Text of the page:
Earthlings who want to monitor the landing of the rover “Curiosity” on Mars are invited to the the Reuben H. Fleet Science Center for a program on the space mission tonight.
Starting at 7:30 p.m., the program will cover the spacecraft’s entry into the Martian atmosphere at about 13,200 mph, braking with a supersonic parachute and the firing of retro rockets just before dropping the 2,000-pound “Curiosity” rover onto the surface.
The rover is set to land at 10:31 p.m. Pacific Time but, because of the radio lag time across such a great expanse, mission controllers at the Jet Propulsion Laboratory in Pasadena will not know if the landing was successful until 14 minutes afterward.
NASA has called the $2.5 billion mission its most complex. The spacecraft has been traveling through space — Mars is about 35 million miles away — since its Nov. 26 launch from Cape Canaveral.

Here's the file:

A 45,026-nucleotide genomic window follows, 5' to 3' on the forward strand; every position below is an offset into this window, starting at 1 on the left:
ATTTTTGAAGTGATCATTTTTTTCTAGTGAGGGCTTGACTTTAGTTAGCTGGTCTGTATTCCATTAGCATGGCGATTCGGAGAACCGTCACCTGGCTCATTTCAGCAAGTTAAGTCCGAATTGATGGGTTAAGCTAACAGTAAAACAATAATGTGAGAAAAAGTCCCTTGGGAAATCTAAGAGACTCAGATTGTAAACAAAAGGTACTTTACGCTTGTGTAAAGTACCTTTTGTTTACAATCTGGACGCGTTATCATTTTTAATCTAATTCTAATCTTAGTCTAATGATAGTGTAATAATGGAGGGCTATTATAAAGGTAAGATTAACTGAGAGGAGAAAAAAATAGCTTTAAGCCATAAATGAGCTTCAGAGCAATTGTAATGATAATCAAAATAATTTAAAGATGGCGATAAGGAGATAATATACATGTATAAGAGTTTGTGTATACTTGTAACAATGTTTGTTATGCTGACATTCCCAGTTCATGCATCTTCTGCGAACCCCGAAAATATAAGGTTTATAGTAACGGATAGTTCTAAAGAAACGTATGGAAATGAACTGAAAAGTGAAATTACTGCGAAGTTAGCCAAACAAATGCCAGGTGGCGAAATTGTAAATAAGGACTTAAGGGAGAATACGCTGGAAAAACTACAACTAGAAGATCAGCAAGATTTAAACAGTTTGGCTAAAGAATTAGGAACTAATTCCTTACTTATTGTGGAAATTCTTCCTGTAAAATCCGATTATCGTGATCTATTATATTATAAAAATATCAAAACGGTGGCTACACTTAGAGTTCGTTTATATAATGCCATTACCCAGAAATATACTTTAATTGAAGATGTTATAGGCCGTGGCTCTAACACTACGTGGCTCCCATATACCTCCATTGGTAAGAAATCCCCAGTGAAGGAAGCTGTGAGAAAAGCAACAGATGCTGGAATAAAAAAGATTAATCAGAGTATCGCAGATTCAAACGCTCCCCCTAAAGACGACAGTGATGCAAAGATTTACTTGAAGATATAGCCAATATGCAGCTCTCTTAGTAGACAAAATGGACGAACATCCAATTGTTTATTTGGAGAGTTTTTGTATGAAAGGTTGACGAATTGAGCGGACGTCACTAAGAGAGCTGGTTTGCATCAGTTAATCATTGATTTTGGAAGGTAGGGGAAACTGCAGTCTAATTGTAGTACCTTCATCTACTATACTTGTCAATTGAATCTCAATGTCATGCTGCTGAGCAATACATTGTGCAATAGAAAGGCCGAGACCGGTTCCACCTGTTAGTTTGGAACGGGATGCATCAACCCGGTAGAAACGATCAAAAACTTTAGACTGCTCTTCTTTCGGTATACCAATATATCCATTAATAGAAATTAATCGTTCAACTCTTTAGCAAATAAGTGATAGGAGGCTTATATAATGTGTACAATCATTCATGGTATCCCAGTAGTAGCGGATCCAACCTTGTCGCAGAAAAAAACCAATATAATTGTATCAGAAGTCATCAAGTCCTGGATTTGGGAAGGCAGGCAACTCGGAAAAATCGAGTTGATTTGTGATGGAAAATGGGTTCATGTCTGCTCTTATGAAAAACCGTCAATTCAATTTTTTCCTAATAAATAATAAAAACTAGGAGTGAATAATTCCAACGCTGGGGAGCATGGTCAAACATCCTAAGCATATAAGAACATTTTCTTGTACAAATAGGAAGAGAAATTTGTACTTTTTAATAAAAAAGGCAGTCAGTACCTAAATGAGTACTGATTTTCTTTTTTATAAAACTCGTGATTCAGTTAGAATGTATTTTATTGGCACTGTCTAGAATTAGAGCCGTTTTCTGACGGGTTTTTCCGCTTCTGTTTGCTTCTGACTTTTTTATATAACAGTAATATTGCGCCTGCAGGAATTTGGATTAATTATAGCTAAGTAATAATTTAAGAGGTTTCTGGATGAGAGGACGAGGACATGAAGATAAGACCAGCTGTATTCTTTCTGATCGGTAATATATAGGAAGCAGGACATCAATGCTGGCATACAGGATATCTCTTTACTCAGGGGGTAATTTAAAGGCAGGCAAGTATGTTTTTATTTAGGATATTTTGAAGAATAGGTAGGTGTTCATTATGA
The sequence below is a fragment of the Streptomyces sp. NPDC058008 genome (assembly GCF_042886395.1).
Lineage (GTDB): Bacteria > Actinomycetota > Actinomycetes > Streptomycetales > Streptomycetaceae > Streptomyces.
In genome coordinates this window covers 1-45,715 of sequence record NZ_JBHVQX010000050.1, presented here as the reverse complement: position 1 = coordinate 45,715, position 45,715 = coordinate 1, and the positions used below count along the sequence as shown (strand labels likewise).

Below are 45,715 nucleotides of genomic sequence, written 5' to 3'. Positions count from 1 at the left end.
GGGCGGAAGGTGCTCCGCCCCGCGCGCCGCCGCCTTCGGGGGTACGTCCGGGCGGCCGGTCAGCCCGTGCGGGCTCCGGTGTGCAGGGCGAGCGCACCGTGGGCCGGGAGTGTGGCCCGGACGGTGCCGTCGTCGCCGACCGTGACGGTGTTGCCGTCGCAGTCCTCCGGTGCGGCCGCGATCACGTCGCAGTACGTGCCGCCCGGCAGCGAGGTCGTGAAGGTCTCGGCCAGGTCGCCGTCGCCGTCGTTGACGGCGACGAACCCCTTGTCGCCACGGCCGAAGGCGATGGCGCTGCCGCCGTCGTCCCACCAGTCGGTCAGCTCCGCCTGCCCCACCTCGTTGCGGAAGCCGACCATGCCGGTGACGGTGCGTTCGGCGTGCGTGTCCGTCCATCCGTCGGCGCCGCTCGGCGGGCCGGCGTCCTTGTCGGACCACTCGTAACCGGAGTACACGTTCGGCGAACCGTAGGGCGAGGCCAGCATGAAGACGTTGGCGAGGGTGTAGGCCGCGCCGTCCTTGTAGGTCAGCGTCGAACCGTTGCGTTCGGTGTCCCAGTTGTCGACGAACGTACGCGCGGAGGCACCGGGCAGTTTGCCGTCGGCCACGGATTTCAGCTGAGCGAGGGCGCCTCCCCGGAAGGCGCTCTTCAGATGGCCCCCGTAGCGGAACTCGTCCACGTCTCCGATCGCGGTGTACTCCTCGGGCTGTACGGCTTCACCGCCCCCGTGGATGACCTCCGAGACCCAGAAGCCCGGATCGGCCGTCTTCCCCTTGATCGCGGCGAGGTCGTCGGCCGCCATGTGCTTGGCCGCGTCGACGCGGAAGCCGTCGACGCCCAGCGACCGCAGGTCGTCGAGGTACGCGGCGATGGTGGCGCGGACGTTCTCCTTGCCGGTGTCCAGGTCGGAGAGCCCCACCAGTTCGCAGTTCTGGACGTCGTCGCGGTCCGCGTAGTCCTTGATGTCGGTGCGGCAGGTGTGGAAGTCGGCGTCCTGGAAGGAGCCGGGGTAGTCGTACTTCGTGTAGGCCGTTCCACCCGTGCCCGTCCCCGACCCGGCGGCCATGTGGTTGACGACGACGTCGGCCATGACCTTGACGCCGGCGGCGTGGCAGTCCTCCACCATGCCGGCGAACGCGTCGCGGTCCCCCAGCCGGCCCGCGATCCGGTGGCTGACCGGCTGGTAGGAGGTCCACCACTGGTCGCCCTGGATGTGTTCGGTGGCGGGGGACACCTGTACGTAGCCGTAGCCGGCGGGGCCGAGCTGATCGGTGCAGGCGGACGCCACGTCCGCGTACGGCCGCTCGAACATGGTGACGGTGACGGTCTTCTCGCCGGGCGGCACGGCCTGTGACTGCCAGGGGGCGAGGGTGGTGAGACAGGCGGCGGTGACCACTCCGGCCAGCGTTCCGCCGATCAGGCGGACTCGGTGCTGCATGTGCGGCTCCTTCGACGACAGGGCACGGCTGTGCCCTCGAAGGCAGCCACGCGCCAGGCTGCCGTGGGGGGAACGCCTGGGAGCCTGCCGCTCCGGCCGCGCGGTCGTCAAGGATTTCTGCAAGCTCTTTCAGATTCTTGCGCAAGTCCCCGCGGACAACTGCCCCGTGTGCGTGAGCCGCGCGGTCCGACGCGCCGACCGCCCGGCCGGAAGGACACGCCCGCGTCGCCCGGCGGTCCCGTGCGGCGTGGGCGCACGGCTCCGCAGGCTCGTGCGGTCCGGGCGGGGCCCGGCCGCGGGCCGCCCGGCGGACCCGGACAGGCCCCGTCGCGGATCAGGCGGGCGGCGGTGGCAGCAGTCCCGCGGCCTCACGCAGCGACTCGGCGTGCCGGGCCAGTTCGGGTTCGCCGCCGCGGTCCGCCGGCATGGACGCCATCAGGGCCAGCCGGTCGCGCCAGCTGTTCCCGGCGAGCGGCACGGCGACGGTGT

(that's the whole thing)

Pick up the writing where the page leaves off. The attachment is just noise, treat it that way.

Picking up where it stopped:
The JPL engineers, which have six alumni of San Diego State University among their ranks, according to SDSU, have taken to calling the landing of the car-sized craft “seven minutes of terror.”
“Curiosity” carries 10 instruments and a laser designed to study the makeup of the red planet’s atmosphere and geology, provide daily weather data and hunt for water.
If the rover lands safely, some of the instruments will blast rocks and then use a spectrograph to study the resulting vapor, according to the online publication Wired Science.
The event at the Fleet will include a presentation on “Curiosity” by Jerry Hilburn of NASA and the JPL, a planetarium presentation on Mars by Lisa Will, the museum’s resident astronomer, a video called “Seven Minutes of Terror,” and a live video feed of NASA coverage of the landing.
The event is open to the public and costs $8. It is ticketed separately from normal admissions and memberships.